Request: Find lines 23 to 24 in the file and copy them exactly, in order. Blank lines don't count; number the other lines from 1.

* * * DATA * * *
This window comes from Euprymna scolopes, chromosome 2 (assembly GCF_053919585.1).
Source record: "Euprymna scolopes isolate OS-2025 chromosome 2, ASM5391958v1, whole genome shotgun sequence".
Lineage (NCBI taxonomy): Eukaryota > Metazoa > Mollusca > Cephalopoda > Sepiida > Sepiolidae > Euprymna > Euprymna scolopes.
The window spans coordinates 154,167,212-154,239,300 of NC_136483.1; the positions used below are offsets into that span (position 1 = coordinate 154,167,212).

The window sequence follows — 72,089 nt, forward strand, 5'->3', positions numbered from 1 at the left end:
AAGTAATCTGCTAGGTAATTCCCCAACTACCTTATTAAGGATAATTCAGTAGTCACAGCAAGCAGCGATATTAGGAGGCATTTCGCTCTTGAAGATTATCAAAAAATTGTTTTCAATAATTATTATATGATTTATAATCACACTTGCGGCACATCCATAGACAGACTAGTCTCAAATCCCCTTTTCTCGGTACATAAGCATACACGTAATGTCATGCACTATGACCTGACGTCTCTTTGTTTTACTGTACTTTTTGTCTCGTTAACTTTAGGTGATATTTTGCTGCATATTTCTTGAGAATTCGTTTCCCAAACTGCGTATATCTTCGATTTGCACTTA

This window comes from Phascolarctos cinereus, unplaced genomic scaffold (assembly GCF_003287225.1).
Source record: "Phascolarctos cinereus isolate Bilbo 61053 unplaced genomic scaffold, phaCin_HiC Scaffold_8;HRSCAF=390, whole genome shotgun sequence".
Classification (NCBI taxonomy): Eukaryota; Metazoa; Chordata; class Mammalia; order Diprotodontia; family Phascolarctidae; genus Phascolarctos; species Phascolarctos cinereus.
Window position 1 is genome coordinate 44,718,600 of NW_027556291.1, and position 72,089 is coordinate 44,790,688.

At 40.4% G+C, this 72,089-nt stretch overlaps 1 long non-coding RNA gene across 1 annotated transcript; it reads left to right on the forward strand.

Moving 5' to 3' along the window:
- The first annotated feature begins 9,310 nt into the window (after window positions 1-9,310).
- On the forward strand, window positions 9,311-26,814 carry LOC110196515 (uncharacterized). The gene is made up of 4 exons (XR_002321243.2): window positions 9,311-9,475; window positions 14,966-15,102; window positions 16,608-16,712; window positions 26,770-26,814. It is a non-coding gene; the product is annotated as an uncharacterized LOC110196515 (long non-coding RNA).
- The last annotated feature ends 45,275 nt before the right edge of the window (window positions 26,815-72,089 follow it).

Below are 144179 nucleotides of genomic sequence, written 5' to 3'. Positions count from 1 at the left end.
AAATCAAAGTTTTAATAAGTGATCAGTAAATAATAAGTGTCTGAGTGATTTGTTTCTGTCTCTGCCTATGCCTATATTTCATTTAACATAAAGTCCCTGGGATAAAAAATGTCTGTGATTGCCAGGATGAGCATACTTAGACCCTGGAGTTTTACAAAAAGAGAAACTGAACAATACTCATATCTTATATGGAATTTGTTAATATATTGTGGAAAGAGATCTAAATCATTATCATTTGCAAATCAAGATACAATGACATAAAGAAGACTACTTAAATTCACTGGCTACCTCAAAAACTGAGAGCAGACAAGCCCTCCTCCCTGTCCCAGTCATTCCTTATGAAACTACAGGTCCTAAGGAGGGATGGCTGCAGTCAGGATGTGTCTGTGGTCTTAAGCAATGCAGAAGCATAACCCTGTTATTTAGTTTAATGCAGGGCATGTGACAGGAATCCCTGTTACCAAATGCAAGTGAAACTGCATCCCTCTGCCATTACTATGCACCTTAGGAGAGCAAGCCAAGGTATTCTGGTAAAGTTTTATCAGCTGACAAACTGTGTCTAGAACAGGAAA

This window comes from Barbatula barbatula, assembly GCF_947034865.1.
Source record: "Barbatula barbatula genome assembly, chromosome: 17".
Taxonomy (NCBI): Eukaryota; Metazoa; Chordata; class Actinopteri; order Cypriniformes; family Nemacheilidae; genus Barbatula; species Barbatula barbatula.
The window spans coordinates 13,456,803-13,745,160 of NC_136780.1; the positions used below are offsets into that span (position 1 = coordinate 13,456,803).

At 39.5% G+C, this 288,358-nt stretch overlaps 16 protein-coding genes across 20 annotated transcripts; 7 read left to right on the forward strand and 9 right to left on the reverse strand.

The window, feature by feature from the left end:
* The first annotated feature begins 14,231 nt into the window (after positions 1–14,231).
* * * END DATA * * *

The window, feature by feature from the left end:
* The first annotated feature begins 14,231 nt into the window (after positions 1–14,231).